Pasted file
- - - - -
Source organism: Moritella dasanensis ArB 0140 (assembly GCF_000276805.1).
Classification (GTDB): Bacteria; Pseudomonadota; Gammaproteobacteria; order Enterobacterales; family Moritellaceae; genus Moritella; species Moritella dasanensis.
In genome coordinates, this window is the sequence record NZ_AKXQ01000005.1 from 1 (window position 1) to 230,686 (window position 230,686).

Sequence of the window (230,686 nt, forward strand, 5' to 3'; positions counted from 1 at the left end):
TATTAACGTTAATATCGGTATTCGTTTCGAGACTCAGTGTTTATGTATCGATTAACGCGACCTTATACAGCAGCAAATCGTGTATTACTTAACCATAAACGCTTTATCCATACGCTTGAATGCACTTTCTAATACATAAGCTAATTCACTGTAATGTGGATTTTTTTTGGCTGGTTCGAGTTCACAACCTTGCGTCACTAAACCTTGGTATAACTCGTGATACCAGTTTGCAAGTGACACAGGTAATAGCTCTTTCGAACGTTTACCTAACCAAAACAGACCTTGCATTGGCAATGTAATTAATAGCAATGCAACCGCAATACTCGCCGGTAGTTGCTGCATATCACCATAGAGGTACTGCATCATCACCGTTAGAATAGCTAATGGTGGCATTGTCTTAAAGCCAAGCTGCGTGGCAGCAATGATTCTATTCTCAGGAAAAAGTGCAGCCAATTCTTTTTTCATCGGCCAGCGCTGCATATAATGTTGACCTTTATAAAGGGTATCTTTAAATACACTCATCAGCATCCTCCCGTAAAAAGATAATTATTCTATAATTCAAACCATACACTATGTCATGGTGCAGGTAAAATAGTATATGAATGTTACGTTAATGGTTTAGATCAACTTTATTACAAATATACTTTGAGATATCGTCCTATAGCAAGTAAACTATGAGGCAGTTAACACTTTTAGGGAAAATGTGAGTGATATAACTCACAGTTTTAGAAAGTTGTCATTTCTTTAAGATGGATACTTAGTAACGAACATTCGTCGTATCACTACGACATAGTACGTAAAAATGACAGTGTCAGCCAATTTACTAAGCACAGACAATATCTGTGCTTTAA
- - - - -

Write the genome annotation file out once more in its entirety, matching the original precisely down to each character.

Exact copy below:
Source organism: Moritella dasanensis ArB 0140 (assembly GCF_000276805.1).
Classification (GTDB): Bacteria; Pseudomonadota; Gammaproteobacteria; order Enterobacterales; family Moritellaceae; genus Moritella; species Moritella dasanensis.
In genome coordinates, this window is the sequence record NZ_AKXQ01000005.1 from 1 (window position 1) to 230,686 (window position 230,686).

Sequence of the window (230,686 nt, forward strand, 5' to 3'; positions counted from 1 at the left end):
TATTAACGTTAATATCGGTATTCGTTTCGAGACTCAGTGTTTATGTATCGATTAACGCGACCTTATACAGCAGCAAATCGTGTATTACTTAACCATAAACGCTTTATCCATACGCTTGAATGCACTTTCTAATACATAAGCTAATTCACTGTAATGTGGATTTTTTTTGGCTGGTTCGAGTTCACAACCTTGCGTCACTAAACCTTGGTATAACTCGTGATACCAGTTTGCAAGTGACACAGGTAATAGCTCTTTCGAACGTTTACCTAACCAAAACAGACCTTGCATTGGCAATGTAATTAATAGCAATGCAACCGCAATACTCGCCGGTAGTTGCTGCATATCACCATAGAGGTACTGCATCATCACCGTTAGAATAGCTAATGGTGGCATTGTCTTAAAGCCAAGCTGCGTGGCAGCAATGATTCTATTCTCAGGAAAAAGTGCAGCCAATTCTTTTTTCATCGGCCAGCGCTGCATATAATGTTGACCTTTATAAAGGGTATCTTTAAATACACTCATCAGCATCCTCCCGTAAAAAGATAATTATTCTATAATTCAAACCATACACTATGTCATGGTGCAGGTAAAATAGTATATGAATGTTACGTTAATGGTTTAGATCAACTTTATTACAAATATACTTTGAGATATCGTCCTATAGCAAGTAAACTATGAGGCAGTTAACACTTTTAGGGAAAATGTGAGTGATATAACTCACAGTTTTAGAAAGTTGTCATTTCTTTAAGATGGATACTTAGTAACGAACATTCGTCGTATCACTACGACATAGTACGTAAAAATGACAGTGTCAGCCAATTTACTAAGCACAGACAATATCTGTGCTTTAA